Michael Hames' compelling memoirs open with the carnage of the 1983 Harrods bomb, which ironically did much to further his career in the police force because of the bravery and resolution he displayed in the aftermath; it also coincided with his second divorce. Three marriages and a heart attack would seem a high price to pay for the rigours of public service but such is the policeman's lot. Hames' long career culminated in a five-year term as Head of Scotland Yard's Obscene Publications Branch (OPB)--aka the Dirty Squad--and a grapple with the tentacular world of hardcore pornography. His personal mission was to deliver a wake-up call about the prevalence of child pornography; by the time of his retirement in 1994, he'd succeeded in redefining the role of the OPB so that 90 per cent of its activity was directed against paedophiles.
A sketchy personal history serves only as the skeleton on which to hang fleshy anecdotes. Tales of arresting Boy George for drugs, a friendship with Spike Milligan (originating in dog excrement, so to speak), and the obligatory MP in a brothel story are solid saloon bar patter, but the bulk of the narrative involves sex offenders, a depressingly familiar clothes line of dirty washing. Cases such as the man who intended filming a baby put in a tank of piranhas are too horrendous to contemplate, but more complicated ones, such as Operation Spanner, when a group of men were convicted for consensual, if extreme, sado-masochism, demand a more satisfying analysis. Hames perhaps wisely realises that he's too close to provide this, and the individual moral absolution gained by a pedantic adherence to the letter of the law offers an essential tool of survival, along with counselling, alcohol and punch-drunk filing cabinets. He sees his book as cautionary to both parents and paedophiles: respectively, be on your guard, and we know what you're up to. As a timely bridge between the eras of the card file and the computer file, it offers a sobering insight into dirty work past, and inevitably still to come. --David Vincent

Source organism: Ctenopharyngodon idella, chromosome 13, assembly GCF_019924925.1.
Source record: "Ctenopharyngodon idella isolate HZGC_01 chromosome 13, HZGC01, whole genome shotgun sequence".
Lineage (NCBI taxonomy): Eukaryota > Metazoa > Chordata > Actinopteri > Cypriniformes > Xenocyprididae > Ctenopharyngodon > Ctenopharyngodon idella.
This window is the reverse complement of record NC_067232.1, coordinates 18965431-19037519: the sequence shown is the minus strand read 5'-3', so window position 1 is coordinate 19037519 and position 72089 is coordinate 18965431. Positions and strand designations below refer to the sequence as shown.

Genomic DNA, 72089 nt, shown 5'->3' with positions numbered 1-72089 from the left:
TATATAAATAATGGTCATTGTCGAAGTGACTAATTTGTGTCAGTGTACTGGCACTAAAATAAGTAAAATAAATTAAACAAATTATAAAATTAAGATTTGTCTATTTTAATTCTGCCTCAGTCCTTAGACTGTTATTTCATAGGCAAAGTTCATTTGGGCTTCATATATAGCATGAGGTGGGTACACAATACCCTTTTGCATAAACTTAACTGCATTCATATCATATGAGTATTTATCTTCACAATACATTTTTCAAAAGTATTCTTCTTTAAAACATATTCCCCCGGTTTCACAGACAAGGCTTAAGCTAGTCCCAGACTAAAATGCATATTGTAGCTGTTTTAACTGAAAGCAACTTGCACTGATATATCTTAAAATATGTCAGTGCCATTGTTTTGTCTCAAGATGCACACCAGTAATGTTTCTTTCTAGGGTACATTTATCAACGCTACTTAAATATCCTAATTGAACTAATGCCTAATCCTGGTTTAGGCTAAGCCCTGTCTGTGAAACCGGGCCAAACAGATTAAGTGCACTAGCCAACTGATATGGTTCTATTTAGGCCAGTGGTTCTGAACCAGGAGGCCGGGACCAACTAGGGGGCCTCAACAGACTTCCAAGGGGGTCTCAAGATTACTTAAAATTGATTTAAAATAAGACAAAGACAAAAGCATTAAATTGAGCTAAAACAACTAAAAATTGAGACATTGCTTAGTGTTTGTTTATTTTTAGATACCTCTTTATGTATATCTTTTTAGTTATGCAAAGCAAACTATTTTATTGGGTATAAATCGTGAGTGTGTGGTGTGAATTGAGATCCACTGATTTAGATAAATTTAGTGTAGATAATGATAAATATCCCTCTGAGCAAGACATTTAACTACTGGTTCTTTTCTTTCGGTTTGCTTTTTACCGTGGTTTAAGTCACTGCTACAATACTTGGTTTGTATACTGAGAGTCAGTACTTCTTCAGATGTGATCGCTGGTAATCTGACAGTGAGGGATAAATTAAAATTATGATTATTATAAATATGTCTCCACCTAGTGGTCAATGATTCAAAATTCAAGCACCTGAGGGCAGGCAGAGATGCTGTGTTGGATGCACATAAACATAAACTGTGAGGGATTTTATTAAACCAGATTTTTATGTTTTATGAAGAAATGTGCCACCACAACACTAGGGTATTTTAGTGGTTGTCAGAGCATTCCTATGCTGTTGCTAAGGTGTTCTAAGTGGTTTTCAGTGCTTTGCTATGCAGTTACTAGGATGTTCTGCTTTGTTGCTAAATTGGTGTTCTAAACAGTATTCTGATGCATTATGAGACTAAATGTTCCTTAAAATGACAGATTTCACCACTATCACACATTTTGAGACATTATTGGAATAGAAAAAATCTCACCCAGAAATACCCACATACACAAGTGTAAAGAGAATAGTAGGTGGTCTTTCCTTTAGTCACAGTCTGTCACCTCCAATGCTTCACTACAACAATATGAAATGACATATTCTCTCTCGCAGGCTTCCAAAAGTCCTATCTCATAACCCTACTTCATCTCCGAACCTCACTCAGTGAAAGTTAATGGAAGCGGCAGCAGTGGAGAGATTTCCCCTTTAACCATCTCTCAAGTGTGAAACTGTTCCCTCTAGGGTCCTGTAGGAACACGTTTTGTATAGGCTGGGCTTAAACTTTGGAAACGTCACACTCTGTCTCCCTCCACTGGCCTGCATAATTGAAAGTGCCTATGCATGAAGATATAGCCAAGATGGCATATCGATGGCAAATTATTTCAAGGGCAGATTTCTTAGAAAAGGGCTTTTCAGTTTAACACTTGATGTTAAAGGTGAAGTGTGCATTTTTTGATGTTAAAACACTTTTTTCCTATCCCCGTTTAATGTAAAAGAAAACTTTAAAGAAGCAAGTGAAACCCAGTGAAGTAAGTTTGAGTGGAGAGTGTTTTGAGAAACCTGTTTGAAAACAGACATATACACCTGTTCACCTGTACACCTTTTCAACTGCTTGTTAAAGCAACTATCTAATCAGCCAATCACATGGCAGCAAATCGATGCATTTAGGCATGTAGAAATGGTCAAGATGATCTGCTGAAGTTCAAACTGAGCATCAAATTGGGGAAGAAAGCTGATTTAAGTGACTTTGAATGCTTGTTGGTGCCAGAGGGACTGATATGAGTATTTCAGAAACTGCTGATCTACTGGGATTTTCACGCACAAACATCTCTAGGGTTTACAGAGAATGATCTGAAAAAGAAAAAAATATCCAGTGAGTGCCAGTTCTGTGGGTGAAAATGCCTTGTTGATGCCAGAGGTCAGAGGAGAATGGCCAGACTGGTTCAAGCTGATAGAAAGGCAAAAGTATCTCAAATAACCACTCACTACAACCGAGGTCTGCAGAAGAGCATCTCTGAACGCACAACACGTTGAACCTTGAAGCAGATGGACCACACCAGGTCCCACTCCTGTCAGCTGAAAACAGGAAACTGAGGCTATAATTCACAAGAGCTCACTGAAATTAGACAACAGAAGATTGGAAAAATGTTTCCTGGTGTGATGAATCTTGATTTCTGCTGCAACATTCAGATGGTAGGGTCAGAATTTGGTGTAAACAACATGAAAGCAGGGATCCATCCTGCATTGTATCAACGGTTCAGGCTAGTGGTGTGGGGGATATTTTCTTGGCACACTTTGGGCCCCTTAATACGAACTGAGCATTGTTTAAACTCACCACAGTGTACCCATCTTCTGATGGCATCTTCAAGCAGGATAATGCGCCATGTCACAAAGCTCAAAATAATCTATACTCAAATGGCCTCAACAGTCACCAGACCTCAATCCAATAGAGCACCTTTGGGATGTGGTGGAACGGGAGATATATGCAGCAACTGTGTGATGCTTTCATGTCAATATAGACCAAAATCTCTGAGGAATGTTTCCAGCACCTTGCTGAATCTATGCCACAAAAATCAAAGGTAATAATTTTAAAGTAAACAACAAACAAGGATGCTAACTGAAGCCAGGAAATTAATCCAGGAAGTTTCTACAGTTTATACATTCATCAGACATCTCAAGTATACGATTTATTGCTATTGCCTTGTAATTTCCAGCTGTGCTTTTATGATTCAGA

--This text refers to an out of print or unavailable edition of this title.
A well-paced book of recollections...factual without fuss. It imparts a sense of urgency that demands- as it holds- the reader's attention. (IRISH TIMES
This absorbing biography offers a compelling insight into the life at the sharp end of the police force... Hame's strength of character comes through in this reconting of a long battel against often apalling cases. (SOUTH LONDON PRESS